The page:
2

I read on the web that when I create an object with alloc and init I have to release it (even a NSString), so:

Why if I create a NSString this way:

NSString *prova = [[NSString alloc] init];
[prova release];

I get these errors:

'release' is unavailable: not available in automatic reference counting mode

and

ARC forbids explicit message send of 'release'

on the [prova release] message? I get no error when I try do this:

NSString *prova = [[NSString alloc] init];
NSLog(@"Contenuto 0 di prova: %@", prova);
prova = @"prima prova stringa";
NSLog(@"Contenuto 1 di prova: %@", prova);
prova = @"ma cosè questo fantomatico errore";
NSLog(@"Contenuto 2 di prova: %@", prova);
5

That's a best practice previous to iOS 5, or in iOS 5 if ARC mode is disabled. Now iOS 5 uses the new Apple's LLVM compiler, which introduces this ARC feature.

So if ARC is enabled (and it is by default), you do not need to use, in general, the release method anymore. You can find more details in documentation.

If you still want to develop the old way, you can add the flag -fno-objc-arc in "Build phases" section of a Xcode project

  • Thank you too. Is for this reason that there is not anymore the problem of the memory leak? For instance, here i can now change the string without problem. However, i think NSString was an immutable object, why i can change the string once i decided it through the assignment? – iLeW Nov 17 '11 at 16:01
  • @iLew You can find some answers to that in this question: stackoverflow.com/q/3428228/592454 – elitalon Nov 17 '11 at 16:25
  • Thank you! Now I have understood! – iLeW Nov 18 '11 at 10:25
4

You are using Apple's new ARC (automatic reference counting). ARC is a new compiler function which adds retain, release and autorelease on compile time automatically.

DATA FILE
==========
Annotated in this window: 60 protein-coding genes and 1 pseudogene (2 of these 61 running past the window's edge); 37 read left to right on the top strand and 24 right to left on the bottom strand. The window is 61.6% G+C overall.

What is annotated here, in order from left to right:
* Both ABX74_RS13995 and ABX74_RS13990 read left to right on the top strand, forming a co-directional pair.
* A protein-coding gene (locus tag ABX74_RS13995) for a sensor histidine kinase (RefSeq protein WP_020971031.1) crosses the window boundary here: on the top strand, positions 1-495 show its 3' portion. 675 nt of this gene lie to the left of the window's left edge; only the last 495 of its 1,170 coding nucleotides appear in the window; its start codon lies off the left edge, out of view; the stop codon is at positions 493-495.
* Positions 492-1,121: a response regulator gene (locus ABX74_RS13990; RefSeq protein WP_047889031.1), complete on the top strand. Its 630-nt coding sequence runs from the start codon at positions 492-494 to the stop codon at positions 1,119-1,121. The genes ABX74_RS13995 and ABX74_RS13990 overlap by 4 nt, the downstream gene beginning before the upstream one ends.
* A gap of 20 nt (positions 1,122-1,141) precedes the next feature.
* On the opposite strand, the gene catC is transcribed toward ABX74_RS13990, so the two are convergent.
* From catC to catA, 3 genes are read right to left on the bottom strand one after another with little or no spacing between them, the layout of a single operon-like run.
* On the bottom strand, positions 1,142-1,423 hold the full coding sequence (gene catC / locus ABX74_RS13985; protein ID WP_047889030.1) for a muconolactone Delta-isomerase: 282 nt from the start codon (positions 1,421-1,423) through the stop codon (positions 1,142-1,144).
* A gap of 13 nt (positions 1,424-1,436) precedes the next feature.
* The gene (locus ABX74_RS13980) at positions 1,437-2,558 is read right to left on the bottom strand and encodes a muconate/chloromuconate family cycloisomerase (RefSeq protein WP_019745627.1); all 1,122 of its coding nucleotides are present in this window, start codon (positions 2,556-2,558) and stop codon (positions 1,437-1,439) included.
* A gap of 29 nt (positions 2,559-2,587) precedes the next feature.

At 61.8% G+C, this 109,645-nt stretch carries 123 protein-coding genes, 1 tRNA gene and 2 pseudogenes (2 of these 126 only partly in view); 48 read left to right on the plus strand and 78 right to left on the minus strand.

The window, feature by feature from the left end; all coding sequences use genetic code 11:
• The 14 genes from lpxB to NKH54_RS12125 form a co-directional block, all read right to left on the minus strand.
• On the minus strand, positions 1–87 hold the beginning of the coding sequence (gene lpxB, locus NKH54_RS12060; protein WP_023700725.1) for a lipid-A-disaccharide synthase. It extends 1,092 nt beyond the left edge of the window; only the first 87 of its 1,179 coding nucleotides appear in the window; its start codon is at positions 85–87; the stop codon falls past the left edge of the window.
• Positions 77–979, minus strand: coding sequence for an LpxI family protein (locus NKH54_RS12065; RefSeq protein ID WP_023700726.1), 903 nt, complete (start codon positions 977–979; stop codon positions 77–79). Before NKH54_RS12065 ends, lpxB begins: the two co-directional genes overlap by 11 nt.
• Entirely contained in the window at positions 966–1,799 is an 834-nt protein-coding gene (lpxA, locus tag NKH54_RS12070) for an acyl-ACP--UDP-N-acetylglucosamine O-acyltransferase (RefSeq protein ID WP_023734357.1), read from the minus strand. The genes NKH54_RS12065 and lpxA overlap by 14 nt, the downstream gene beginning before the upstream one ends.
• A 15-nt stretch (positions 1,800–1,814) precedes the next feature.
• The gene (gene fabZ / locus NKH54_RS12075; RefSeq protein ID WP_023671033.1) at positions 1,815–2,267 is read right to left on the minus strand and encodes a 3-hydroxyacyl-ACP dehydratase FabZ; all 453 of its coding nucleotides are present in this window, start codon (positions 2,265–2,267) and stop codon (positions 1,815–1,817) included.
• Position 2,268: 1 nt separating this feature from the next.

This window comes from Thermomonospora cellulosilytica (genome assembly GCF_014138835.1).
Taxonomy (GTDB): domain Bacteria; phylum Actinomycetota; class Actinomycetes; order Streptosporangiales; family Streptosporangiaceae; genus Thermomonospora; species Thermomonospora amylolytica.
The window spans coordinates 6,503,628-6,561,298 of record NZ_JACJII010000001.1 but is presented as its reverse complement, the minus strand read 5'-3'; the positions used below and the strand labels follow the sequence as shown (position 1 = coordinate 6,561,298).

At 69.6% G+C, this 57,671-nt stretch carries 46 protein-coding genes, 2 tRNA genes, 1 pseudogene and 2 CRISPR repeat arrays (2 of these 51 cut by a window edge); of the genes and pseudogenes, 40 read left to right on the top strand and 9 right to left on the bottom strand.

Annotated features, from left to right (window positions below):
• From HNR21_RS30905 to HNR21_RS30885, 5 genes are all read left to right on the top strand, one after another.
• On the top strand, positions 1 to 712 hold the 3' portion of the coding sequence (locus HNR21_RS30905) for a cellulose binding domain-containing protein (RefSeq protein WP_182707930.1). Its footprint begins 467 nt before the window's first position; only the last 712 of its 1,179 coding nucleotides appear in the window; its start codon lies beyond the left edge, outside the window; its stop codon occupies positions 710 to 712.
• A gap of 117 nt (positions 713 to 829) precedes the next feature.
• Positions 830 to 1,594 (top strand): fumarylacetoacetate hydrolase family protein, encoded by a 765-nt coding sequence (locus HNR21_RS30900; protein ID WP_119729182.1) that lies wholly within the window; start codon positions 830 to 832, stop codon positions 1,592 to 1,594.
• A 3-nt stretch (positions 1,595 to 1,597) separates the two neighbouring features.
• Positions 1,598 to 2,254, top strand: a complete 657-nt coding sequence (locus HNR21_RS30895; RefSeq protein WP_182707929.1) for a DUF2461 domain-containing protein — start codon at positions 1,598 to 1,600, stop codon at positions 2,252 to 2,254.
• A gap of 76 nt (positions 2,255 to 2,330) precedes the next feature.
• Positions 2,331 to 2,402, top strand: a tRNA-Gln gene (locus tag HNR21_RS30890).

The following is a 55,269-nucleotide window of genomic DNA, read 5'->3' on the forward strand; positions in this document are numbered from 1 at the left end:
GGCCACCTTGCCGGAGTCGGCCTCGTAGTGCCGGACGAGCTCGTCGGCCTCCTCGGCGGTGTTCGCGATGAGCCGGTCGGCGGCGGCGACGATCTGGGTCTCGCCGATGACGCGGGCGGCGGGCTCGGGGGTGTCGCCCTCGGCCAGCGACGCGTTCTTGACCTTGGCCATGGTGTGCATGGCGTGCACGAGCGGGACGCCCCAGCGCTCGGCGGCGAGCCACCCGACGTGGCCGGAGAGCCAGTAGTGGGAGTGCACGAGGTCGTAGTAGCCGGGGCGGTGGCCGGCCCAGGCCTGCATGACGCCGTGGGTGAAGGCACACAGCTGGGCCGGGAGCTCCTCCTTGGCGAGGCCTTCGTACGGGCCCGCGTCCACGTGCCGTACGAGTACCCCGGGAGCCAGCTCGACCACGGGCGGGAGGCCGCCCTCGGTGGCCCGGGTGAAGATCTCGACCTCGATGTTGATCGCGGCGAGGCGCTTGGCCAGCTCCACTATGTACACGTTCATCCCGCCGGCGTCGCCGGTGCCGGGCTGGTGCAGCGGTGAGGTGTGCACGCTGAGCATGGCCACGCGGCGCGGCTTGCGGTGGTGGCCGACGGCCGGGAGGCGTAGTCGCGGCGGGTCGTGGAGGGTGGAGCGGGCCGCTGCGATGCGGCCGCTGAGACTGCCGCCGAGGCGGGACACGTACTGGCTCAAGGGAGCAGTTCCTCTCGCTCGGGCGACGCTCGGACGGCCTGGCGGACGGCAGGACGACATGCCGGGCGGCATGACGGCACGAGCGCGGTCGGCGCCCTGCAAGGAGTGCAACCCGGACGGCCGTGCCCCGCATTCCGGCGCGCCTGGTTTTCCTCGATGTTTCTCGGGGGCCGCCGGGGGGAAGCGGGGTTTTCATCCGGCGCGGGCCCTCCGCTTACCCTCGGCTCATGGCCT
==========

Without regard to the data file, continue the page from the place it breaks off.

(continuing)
Have a look at the iOS 5 Release Nodes for more information about ARC: http://developer.apple.com/technologies/ios5/

Automatic Reference Counting (ARC) for Objective-C makes memory management the job of the compiler. By enabling ARC with the new Apple LLVM compiler, you will never need to type retain or release again, dramatically simplifying the development process, while reducing crashes and memory leaks. The compiler has a complete understanding of your objects, and releases each object the instant it is no longer used, so apps run as fast as ever, with predictable, smooth performance.

  • Thank you so much! I have only read the Objective C guide (and i'm reading the cocoa guide) and it seem that this is not written in this documents. How about the little code i've added in my question about memory leak. I think i couldn't do that. Thank you. – iLeW Nov 17 '11 at 10:13
  • If you want to follow your Cocoa Guide you could disable the ARC in the Build Settings, but if you plan a new project yourself I would recommend to use this feature. – miho Nov 17 '11 at 15:57
0

in ios 5 no need to release objects it automatically release your object. or another way disable "Objective-C Automatic Reference Counting" ARC from your xcode

0

ARC is the new feature in IOS5 which means Automatic reference counting... You dont need to look after release and all as you using arc in your app .. You can de-select when you start a new project in the checkbox.

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